Conquest of Paradise marks the first major non-flavor DLC for Europa Universalis 4. I found EU4 to be one of the best releases by paradox since Crusader Kings 2, and this DLC claimed to address the somewhat boring colonization mechanics that plagued the game on release. As such, conquest of paradise focuses almost entirely on the new world, making it more interesting for the Native American inhabitants and European colonizers alike.
The first, and primary, selling point of the new DLC is the addition of an option to create an entirely fictional American continent (or continents). Paradox clearly spent some time tinkering with continent creation, and any veteran of civilization will see similarly complex and satisfying continent generation system with attention to climate and geography. While some zany results will occasionally pop up in that the Native American nations will often all be crammed onto one arctic island, it otherwise works quite well. Fixing the problem of making colonization predictable, the random landmass makes the competition between European powers a bit more luck and random chance, as it may not be readily apparent which areas will yield wealth and advantageous trade positions from the start. Another potential area of interest might be Asian colonization, as the landmasses generated can often be significantly closer to potential modernizing East Asian powers.
On the other side of the Atlantic (or Pacific, depending on your perspective), Native Americans have received significantly more content in the form of culture-specific ideas and new mechanics. First and foremost, natives can now migrate around the new world, which makes strategically choosing the capital of your future civilization a bit more interesting, and provides one means of escape from the encroaching Europeans. Natives can also “reform” once the Europeans show up with some Native-specific advancements, as well as form federations (big defensive alliances), along with more advisors, events, and so on. Combined with the new random landmasses, the native experience is moderately improved from the otherwise dull anticipation of European arrival.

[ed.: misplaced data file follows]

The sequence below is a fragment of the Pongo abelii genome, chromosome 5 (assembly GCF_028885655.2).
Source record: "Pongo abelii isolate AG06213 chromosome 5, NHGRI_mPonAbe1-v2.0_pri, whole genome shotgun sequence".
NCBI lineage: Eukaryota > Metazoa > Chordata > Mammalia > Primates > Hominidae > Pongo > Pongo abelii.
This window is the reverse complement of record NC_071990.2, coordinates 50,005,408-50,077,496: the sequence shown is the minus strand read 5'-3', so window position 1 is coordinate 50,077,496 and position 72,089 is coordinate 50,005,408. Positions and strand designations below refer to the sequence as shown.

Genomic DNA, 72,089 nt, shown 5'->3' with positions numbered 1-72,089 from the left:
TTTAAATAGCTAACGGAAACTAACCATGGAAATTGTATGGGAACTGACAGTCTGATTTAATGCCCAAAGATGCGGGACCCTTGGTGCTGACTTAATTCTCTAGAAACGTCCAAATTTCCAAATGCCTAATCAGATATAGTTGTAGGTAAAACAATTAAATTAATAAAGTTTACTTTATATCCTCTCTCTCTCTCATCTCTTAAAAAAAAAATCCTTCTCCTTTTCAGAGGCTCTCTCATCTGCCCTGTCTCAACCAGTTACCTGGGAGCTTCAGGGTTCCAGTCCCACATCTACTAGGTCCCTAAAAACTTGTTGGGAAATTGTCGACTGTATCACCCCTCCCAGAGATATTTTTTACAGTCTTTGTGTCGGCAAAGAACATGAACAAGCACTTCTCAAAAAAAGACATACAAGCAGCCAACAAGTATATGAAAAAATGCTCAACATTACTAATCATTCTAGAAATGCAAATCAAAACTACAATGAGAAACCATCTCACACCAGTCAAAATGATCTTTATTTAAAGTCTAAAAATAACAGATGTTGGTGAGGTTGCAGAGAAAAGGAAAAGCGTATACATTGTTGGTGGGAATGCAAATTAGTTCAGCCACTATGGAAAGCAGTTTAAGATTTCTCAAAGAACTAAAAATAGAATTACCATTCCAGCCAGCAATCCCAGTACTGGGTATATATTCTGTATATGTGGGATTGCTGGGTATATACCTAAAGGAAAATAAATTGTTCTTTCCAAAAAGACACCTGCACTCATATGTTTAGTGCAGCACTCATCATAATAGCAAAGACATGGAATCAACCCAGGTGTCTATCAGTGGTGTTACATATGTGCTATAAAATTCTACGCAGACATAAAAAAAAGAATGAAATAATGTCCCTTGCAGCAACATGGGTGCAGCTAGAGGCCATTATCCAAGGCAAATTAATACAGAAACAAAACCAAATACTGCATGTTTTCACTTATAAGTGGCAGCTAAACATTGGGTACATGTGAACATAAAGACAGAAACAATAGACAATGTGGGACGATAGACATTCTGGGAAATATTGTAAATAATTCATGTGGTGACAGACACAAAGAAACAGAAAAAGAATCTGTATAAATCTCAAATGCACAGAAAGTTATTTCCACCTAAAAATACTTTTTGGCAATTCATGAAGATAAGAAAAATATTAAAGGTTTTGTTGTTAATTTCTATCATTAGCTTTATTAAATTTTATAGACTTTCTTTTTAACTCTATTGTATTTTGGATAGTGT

In all though, the random new world generator function remains the main selling point of the DLC, and the other features amount to general patch improvements with some new world specific window dressing. I very much enjoy the new world generator, and anyone who wishes to focus on colonization with an element of surprise would be better off with the DLC, but other fans of the series would find it otherwise uninteresting.
The late game is improved a fair bit by the addition of protectorates and colonial governments, necessitating the growth of new world countries and providing some conflict in the latter stages of the game, but colonization usually still descend into a rather dull one-sided affair against somewhat incompetent AI opponents. Those expecting a complete revamp of the colonial system will be disappointed, but those seeking a bit more flavor and late game intrigue will be pleasantly surprised by the DLC.
As always, I wish to end on a note of the price of the DLC, as the content to price ratio for DLC is always worth consideration. The $15 price tag amounts to the purchase of a random new world generator with the colonial rebellions feature, with most of the other changes present in the free 1.4 patch. This seems a rather sparse amount of content for the cost, and I might be hesitant to pay the full price for minimal improvements overall.
This review is based on a digitally downloaded version of the DLC for the PC provided by Paradox Interactive.